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Atmospheric Chemistry and Physics An interactive open-access journal of the European Geosciences Union
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Volume 9, issue 14
Atmos. Chem. Phys., 9, 5253–5260, 2009
https://doi.org/10.5194/acp-9-5253-2009
© Author(s) 2009. This work is distributed under
the Creative Commons Attribution 3.0 License.
Atmos. Chem. Phys., 9, 5253–5260, 2009
https://doi.org/10.5194/acp-9-5253-2009
© Author(s) 2009. This work is distributed under
the Creative Commons Attribution 3.0 License.

  29 Jul 2009

29 Jul 2009

Exposure-plant response of ambient ozone over the tropical Indian region

S. Deb Roy, G. Beig, and Sachin D. Ghude S. Deb Roy et al.
  • Indian Institute of Tropical Meteorology, 411008 Pune, India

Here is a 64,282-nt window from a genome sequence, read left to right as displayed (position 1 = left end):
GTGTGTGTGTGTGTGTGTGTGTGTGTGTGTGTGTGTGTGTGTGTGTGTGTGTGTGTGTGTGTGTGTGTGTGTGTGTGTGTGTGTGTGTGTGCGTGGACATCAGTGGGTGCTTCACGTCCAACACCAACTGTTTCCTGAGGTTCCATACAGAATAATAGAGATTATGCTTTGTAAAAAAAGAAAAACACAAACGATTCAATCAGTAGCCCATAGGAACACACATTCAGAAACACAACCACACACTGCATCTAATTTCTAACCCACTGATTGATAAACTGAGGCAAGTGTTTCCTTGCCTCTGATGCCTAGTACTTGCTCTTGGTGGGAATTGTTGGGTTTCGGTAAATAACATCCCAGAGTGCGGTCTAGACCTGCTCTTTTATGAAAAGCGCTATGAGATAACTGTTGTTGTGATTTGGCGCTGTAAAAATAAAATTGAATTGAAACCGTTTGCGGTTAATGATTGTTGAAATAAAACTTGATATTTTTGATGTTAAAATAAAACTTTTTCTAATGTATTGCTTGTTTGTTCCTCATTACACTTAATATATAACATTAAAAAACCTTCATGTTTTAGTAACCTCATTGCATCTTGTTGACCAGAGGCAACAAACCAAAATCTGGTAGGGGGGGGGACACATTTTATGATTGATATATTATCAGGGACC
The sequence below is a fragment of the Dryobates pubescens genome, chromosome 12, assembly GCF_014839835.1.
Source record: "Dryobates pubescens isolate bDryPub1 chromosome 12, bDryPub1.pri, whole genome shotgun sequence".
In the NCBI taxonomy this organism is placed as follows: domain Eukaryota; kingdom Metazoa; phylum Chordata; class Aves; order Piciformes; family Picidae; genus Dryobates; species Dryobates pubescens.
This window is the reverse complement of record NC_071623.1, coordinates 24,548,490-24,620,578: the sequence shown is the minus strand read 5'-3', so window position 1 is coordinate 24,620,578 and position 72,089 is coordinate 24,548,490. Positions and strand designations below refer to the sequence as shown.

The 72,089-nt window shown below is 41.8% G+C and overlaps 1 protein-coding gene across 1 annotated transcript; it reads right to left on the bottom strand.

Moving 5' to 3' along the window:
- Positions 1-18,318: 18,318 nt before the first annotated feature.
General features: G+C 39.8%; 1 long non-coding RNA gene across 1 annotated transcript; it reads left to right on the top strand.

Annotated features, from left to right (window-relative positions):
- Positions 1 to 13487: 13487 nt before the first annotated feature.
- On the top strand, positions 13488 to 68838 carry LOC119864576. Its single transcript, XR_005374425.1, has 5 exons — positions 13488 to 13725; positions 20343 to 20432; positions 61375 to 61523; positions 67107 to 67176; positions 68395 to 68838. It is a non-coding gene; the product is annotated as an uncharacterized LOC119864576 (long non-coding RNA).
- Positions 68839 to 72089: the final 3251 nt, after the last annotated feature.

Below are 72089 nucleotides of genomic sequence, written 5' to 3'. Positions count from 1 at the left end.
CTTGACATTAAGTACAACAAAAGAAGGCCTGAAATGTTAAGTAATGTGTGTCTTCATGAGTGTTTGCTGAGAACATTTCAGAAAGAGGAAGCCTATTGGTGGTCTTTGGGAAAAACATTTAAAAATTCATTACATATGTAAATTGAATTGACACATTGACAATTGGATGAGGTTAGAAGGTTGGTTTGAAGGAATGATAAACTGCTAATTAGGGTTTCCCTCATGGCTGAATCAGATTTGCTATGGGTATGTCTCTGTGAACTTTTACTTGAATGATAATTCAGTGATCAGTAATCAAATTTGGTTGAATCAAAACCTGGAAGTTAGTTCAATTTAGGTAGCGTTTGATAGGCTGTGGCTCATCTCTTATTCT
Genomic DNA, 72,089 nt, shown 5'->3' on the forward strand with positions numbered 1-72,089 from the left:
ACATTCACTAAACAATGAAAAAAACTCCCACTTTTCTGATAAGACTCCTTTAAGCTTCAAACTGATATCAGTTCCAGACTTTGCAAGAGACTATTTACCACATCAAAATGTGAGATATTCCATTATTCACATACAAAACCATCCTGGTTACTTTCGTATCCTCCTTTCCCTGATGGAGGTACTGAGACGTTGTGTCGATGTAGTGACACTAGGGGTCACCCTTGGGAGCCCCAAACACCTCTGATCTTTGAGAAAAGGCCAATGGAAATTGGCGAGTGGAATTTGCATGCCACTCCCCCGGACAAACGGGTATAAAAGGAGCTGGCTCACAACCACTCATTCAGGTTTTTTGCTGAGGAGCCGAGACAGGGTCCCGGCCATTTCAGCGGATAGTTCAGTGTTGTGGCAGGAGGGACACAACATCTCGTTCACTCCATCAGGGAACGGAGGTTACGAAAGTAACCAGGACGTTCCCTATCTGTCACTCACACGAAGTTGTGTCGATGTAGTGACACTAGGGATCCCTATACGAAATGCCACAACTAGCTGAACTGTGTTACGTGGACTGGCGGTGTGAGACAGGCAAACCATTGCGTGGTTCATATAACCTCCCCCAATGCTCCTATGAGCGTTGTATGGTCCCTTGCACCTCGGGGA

Abstract. A high resolution regional chemistry-transport model has been used to study the distribution of exposure-plant response index (AOT40, Accumulated exposure Over a Threshold of 40 ppb, expressed as ppb h) over the Indian geographical region for the year 2003 as case study. The directives on ozone pollution in ambient air provided by United Nations Economic Commission for Europe (UNECE) and World Health Organization (WHO) for vegetation protection (AOT40) have been used to assess the air quality. A substantial temporal and spatial variation in AOT40 values has been observed across the Indian region. Large areas of India show ozone values above the AOT40 threshold limit (3000 ppb h for 3 months). Simulated AOT40 values are found to be substantially higher throughout the year over the most fertile Indo-Gangetic plains than the other regions of India, which can have an adverse effect on plants and vegetation in this region. The observed monthly AOT40 values reported from an Indian station, agree reasonably well with model simulated results. There is an underestimation of AOT40 in the model results during the periods of highest ozone concentration from December to March. We find that the simulated AOT40 target values for protection of vegetation is exceeded even in individual months, especially during November to April. Necessary and effective emission reduction strategies are therefore required to be developed in order to curb the surface level ozone pollution to protect the vegetation from further damage in India whose economy is highly dependent on agricultural sector and may influence the global balance.

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